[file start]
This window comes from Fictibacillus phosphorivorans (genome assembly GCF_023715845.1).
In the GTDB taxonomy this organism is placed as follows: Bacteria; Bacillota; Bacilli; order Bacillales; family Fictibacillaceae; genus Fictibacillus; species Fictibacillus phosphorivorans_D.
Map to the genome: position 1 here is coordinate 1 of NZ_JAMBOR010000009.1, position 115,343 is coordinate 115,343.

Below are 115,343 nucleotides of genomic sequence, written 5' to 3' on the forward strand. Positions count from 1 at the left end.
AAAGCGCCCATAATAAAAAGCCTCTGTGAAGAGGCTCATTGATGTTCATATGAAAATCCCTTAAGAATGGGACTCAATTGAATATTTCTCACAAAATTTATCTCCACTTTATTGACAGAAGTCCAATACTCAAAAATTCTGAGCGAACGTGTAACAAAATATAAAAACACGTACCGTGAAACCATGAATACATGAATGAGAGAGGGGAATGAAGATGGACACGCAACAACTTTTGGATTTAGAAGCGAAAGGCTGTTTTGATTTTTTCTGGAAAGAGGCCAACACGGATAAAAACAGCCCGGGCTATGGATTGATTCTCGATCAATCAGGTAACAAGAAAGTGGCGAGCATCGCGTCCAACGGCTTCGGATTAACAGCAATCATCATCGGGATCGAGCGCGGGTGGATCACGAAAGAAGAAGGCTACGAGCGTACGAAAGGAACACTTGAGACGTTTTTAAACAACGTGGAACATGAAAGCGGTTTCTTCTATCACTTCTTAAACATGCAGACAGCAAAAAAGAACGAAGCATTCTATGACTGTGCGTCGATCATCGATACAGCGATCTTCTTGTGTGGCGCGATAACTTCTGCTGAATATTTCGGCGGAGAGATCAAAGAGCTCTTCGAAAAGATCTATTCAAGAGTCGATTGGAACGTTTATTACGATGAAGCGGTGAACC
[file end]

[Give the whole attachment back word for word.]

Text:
This window comes from Fictibacillus phosphorivorans (genome assembly GCF_023715845.1).
In the GTDB taxonomy this organism is placed as follows: Bacteria; Bacillota; Bacilli; order Bacillales; family Fictibacillaceae; genus Fictibacillus; species Fictibacillus phosphorivorans_D.
Map to the genome: position 1 here is coordinate 1 of NZ_JAMBOR010000009.1, position 115,343 is coordinate 115,343.

Below are 115,343 nucleotides of genomic sequence, written 5' to 3' on the forward strand. Positions count from 1 at the left end.
AAAGCGCCCATAATAAAAAGCCTCTGTGAAGAGGCTCATTGATGTTCATATGAAAATCCCTTAAGAATGGGACTCAATTGAATATTTCTCACAAAATTTATCTCCACTTTATTGACAGAAGTCCAATACTCAAAAATTCTGAGCGAACGTGTAACAAAATATAAAAACACGTACCGTGAAACCATGAATACATGAATGAGAGAGGGGAATGAAGATGGACACGCAACAACTTTTGGATTTAGAAGCGAAAGGCTGTTTTGATTTTTTCTGGAAAGAGGCCAACACGGATAAAAACAGCCCGGGCTATGGATTGATTCTCGATCAATCAGGTAACAAGAAAGTGGCGAGCATCGCGTCCAACGGCTTCGGATTAACAGCAATCATCATCGGGATCGAGCGCGGGTGGATCACGAAAGAAGAAGGCTACGAGCGTACGAAAGGAACACTTGAGACGTTTTTAAACAACGTGGAACATGAAAGCGGTTTCTTCTATCACTTCTTAAACATGCAGACAGCAAAAAAGAACGAAGCATTCTATGACTGTGCGTCGATCATCGATACAGCGATCTTCTTGTGTGGCGCGATAACTTCTGCTGAATATTTCGGCGGAGAGATCAAAGAGCTCTTCGAAAAGATCTATTCAAGAGTCGATTGGAACGTTTATTACGATGAAGCGGTGAACC